Tolucan Times March 18, 2004
Serving the communities of: Toluca Lake - Magnolia Park - Burbank - Media District - Universal City - Encino - Valley Village - North Hollywood - Hollywood Hills - Larchmont District - Studio City - Sherman Oaks - Glendale



For one hour free relationship coaching,



 Why should you Ask The Divorce Coach? What is Divorce Coaching?

Did you know that Divorce Coaching will allow you to consider all your divorce options, strategies and the best experts to support you through the process? Most of my clients report that their top 3 challenges during divorce are NOT money, loneliness or housing. It is the need for a “Divorce Education”. My Divorce Coaching package provides:

  1. How to understand your financial situation FIRST; before speaking with your spouse or ANYONE! Do you understand the basics of spousal and child support? Have you had a financial expert run the software program for you so that you see the results based on length of marriage; marital assets and debts, and other pertinent factors?
  2. How to use the “D word” with your spouse, children and family. Have you been trained to deal with the emotions that your children feel? Do you have a custody problem? Do you need a Psychological Evaluation but don't know what is required? Did the court order an Evaluation for your family and you don't understand how to improve your own results?
  3. How to select an attorney or mediator that is best-suited for your case.If you are considering divorce, do you know the difference between choosing a family attorney, mediator or the new collaborative option?
  4. How to communicate effectively with your attorney or mediator once the choice has been made. Do you understand how to do “follow-up” with your divorce team?
  5. How to prepare for Depositions or Court. Are you aware of the questions to ask each expert if you want the best results in your divorce? Which questions should you ask your attorney and which should you ask your Divorce Coach and which are appropriate for your therapist? When you consult a qualified Divorce Coach, you address all the time-sensitive issues of divorce without becoming bogged down in the psychotherapeutic aspects which are best handled during therapy sessions. Divorce Coaching allows you to consider your needs as well as those of your spouse and children to create a strategy that works for all of you. Marshall Rosenberg, Ph.D. founder of The Center for Nonviolent Communication™ states, “twenty minutes after each party expresses his or her needs and the other partner hears them and reflects them back a strategy will find them!”

Dear Divorce Coach,

Thank you for your coaching. My husband and I had a long talk when he got home, and we were able to resolve our problem. Thank you again.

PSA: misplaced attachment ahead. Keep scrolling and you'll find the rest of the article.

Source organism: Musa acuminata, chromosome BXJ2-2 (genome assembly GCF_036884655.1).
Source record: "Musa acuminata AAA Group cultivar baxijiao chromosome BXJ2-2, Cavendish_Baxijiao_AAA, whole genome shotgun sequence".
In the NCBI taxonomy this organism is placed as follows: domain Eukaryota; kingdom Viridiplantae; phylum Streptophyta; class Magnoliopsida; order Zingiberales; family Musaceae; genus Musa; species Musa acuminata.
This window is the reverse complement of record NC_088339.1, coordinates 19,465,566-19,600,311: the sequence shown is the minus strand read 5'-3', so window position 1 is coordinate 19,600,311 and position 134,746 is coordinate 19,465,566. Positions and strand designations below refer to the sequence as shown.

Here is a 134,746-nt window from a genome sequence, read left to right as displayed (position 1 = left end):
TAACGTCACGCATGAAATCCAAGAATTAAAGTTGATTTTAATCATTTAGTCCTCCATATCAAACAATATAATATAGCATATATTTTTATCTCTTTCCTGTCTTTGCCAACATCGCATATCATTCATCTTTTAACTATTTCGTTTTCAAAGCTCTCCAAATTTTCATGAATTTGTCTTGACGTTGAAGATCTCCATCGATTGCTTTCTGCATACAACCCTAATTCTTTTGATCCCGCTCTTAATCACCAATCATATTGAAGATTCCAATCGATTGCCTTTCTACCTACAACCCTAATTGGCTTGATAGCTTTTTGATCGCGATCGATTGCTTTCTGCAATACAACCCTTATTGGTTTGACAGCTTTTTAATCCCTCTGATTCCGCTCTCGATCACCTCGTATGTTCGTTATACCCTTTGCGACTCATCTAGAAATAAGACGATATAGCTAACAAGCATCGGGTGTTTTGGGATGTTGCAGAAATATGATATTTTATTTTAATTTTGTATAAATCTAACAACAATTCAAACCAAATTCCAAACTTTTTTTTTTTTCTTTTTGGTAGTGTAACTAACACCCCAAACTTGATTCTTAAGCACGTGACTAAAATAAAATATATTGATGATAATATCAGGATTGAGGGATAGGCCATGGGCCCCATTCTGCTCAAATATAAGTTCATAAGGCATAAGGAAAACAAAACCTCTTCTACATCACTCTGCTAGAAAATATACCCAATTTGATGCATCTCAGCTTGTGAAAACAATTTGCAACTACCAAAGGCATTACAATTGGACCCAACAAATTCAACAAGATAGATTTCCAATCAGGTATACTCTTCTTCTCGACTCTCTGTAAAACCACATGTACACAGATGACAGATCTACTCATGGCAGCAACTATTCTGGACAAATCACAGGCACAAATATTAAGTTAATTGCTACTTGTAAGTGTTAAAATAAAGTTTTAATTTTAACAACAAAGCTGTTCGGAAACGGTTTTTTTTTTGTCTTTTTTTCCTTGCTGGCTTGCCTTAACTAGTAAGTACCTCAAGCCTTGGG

Snow Bunny

Dear Divorce Coach,

I want to share my life with someone that I love and trust. My husband and I have been married for 16 years. I can't say that I love this man that I live with. Several years ago, he decided that he no longer loved me and left us for a time. He had another woman in his life and although I asked him many times to come home, he wouldn't. Finally, he did return telling me how much he loved me and my children. Shortly thereafter, I found out that he was continuing to see this woman. How do I move on? How do I change directions and proceed to the next step?

Pathetic Image


Dear Pathetic,

I can read that you feel enormously hurt because your own need for appreciation is not being met. If you did love your husband when you married, can you imagine being able to return to that level of communication and intimacy?

With clients who are in Marital Mediation Coaching© with me and who use our "How to Avoid Divorce" training video, there is a 99% success rate. It requires only one partner to transform any relationship.

Sincerely yours,
Susan Allan
Ask The Divorce Coach


Dear Divorce Coach,

He became a convincible liar. He did things that were forgivable but never forgettable. I no longer trust him, although we are still married. He told me that he never wanted children. We have three. He said it was all my idea. I don't feel the love that I should for my husband, but because of a commitment to my vows I feel obligated to remain married. I now want happiness. I want to share my life with someone that I love and trust. Help! I don't even have a clue how to do this.

Should I be Committed?

Dear Should,

Commitment to vows is different from commitment to loving your husband and yourself. One option for you is my Marital Mediation Training©; coaching sessions for which only one partner is required. Another option is our "How to Avoid Divorce” training. A third option is a free session with me to discuss divorce instead of reconciliation. Only you can decide which meets your needs for true commitment and peace.

You may discover if you prefer to transform your relationship. Are you willing to commit yourself to investigating your thinking, listening and speaking which is not working for you? Or are you focused only on your partner? The difference between peacefully discovering new strategies to meet your needs for love, appreciation, financial security, and peace, may mean the difference between love and hate, marriage or divorce.

For 101 Divorce Survival Secrets, and free E-zine, visit . For one hour of free, private telephone coaching, contact



Susan Allan COO of The Divorce Forum™